A Sourdough Bakery Powered by Local Grains and a Bicycle: Q&A with Sophie Williams of Raven Breads
For the local flour movement to grow, it needs bakers who believe in the importance of regionality and sustainably grown grains. Sophie Williams is one of those people.
Based in Bellingham, Washington, a city surrounded by the lush Pacific Northwest forest, mountains and sea, Williams runs Raven Breads, a bakery devoted to slow fermentation and local grains. And she does all of this by bike, delivering her breads all by her own power. She has also written a zine devoted to rye, which anyone whose interested in sourdough baking should check out.
Williams took some time away from her breads and bicycle to tell us more about her baking business, why she’s passionate about local flour and the value of slowing down.
How did you get into baking?
With ignorance and blind optimism. I had been working on farms through my early twenties and when I decided I wasn't going to become a farmer, I started looking for another way to stay rooted in the local food economy. There aren't an overabundance of interesting food jobs in Bellingham, so I set out to make my own. I loved baking, though I'd never done it professionally, and I loved the idea of bringing local grains to my community. I thought, "well, baking can't be any harder than farming," rented time after hours in a pizzeria's commissary kitchen and, like every other young, West Coast baker, started making bread from the Tartine cookbook. A year later I flew out to Toronto to stage for three weeks with Dawn Woodward of Evelyn's Crackers. Dawn was (and still is) a kickass, opinionated, female baker focused on the flavors of grain and on supporting Ontario farmers. Her work made sense to me in a way the California baker culture never had. I came home from that trip, put Tartine away on the shelf, stopped buying roller-milled white flour, and never looked back.
Why do you choose to do everything by bicycle?
Why do people travel by car? They're bad for our health, they create noise, air, and water pollution that disproportionately affect our poorest neighbors, they encourage hardscaping and suburbanization, the public subsidies to fuel and transportation infrastructure are regressive, the fossil fuel industry encourages morally indefensible geopolitics and environmental destruction, and they're expensive. The only real arguments for driving are convenience and speed. Trading the harm and expense of a car for the slight inconvenience of a bicycle whenever possible seems like a reasonable choice to me. Also, I like biking.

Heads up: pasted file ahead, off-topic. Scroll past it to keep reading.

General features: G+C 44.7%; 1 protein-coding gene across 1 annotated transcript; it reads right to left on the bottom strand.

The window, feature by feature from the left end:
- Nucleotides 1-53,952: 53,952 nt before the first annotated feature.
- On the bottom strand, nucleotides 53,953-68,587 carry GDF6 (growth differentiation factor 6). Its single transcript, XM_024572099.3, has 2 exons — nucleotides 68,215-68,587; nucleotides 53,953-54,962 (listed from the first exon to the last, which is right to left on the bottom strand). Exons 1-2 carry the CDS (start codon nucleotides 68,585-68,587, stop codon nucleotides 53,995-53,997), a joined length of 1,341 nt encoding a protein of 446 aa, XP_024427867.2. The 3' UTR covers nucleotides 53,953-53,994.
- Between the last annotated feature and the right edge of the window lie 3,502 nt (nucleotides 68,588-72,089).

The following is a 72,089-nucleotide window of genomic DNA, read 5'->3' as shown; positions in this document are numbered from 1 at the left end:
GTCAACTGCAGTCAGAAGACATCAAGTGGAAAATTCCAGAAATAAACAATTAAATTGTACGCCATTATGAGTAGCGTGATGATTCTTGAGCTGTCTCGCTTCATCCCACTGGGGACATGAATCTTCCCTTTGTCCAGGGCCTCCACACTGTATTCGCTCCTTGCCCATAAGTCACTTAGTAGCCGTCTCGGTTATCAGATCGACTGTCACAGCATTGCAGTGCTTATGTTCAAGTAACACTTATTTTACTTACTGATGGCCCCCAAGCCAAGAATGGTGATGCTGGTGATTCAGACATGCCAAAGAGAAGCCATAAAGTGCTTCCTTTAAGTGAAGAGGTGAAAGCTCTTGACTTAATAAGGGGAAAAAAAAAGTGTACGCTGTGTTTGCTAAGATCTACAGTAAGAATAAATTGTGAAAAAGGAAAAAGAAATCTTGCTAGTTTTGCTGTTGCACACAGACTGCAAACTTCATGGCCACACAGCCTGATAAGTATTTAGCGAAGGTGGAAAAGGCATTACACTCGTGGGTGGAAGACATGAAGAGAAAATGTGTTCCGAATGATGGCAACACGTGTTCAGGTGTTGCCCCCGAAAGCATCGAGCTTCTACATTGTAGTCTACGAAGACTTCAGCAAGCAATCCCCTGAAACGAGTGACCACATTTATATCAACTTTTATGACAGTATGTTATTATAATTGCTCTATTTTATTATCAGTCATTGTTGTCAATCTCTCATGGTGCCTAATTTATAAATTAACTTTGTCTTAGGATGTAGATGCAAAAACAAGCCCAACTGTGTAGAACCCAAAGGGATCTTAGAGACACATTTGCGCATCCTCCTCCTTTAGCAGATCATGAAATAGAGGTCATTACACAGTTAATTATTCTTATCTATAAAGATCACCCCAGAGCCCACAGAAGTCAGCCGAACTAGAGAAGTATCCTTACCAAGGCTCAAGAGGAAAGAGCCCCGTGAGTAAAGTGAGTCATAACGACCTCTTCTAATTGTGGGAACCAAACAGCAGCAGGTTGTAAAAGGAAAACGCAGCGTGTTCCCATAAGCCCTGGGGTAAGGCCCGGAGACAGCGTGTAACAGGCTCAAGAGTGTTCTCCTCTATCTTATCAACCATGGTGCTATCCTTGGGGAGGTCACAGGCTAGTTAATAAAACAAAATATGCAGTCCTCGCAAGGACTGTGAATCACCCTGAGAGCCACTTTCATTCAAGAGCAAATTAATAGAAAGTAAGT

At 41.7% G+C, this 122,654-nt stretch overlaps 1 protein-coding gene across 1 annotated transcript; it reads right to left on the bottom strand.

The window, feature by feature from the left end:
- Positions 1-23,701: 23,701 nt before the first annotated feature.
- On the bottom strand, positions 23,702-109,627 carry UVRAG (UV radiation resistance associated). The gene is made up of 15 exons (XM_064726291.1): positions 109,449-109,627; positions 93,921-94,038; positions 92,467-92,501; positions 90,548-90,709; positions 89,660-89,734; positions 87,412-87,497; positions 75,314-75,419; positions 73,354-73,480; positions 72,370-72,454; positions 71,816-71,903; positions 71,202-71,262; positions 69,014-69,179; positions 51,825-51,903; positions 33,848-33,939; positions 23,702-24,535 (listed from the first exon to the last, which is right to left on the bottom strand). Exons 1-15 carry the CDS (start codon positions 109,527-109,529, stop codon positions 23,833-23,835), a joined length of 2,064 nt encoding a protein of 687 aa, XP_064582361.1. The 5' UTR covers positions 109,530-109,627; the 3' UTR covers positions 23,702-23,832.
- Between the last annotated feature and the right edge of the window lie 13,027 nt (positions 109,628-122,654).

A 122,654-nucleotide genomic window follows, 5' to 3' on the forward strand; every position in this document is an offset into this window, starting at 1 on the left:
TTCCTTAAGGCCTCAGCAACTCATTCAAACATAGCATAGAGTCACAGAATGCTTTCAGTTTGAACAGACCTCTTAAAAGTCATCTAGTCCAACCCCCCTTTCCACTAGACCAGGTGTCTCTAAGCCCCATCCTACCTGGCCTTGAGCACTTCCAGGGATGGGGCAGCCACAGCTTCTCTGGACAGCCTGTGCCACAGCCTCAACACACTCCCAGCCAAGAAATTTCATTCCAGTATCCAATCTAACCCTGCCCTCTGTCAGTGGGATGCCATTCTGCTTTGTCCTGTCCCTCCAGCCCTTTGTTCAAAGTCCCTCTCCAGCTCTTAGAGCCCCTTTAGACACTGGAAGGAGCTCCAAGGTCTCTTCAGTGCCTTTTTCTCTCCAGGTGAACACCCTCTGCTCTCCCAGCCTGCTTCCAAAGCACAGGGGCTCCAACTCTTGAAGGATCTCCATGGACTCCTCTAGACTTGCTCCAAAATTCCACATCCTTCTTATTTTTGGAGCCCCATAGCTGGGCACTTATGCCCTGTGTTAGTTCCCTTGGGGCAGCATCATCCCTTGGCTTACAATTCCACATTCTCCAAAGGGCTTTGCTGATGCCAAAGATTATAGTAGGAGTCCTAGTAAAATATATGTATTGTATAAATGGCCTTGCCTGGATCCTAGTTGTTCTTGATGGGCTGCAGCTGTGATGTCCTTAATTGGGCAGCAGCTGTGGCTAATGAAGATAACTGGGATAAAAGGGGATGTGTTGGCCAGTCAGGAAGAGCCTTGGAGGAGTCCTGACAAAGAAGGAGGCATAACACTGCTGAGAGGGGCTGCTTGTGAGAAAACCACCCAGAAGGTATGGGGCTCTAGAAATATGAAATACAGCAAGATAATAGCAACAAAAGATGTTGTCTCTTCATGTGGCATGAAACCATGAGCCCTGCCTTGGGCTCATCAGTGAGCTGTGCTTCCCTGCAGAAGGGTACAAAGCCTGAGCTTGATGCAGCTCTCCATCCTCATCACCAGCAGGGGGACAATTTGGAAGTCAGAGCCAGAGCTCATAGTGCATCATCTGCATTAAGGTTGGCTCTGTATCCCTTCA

Seems to me like there is some kind of a crossover between baking and riding a bike, the value of slowing down in each. Do you feel that way?
Yes. Traditional business logic puts profit and efficiency above all else, but I think that ethics and craftsmanship deserve equal weight. Baking wholemeal, sourdough bread with good, local grain certainly doesn't make the quickest or the cheapest bread, but the process is complex and satisfying, and the end result is flavorful, nutritious, and supports our community from seed to table. Biking, too, is a slower and more pleasurable choice, and keeps my spending closer to home.
Where do you source your flour from? There's a growing interest in local flour across the country, why do you think that's important?
I currently get all my flour from Fairhaven Organic Flour Mill, which is located just 20 miles south of Bellingham (and no, I don't pick up pallets off flour by bicycle- I often get friends who drive to work nearby to pick up orders in exchange for bread, or I use a carshare to pick them up myself). There are other excellent mills in the region--Cairnspring, also in the Skagit Valley, Camas Country down in Junction City, Oregon, Bluebird over on the east side of the mountains--and eventually I'll likely use some of their flours as well, but for now my orders are small enough that it makes sense to buy from a single mill.
As for the second question, the majority of calories consumed in the U.S. are from grain products, and the majority of the cropland in the U.S. is used for grains and pulses. Neither the white flour pastries and yeasted breads that we're eating, nor the subsidized, industrial monocropping that dominates our agricultural landscape are healthy for us, our environment, or our economy. Relocalizing grain production and reconnecting eaters to those grains is an essential part of building resilience, health, and cuisine* into our food systems.
*I'm not sure this is the right word. Culture? Community? Connection?
What is your favorite thing about baking bread? What is the most difficult?
Those are one and the same. Sourdough bread is alive. It's complicated and interesting and difficult and satisfying. If baking were easy, it wouldn't be nearly as much fun.
What inspired you to write a zine about rye?
I've been fascinated with rye since I started the bakery but have found few resources to help me learn about baking with it. Baking with rye is very different from baking with wheat, and American baking culture is firmly rooted in wheat. Last year, I gathered what I'd learned over the years from reading, talking to other bakers, and from my own trial and error into a workshop for the Grain Gathering in Washington State. I posted some notes from that class on social media, and immediately started fielding questions from other bakers. Eventually, I decided that instead of answering individual questions in Instagram comment threads and private emails, I should just write the information up into a zine that anyone could access. The result was the first volume of the Up Rye Zine, which you can read for free on my website, or order in paper for a small fee.
Papercut illustration by Anna Brones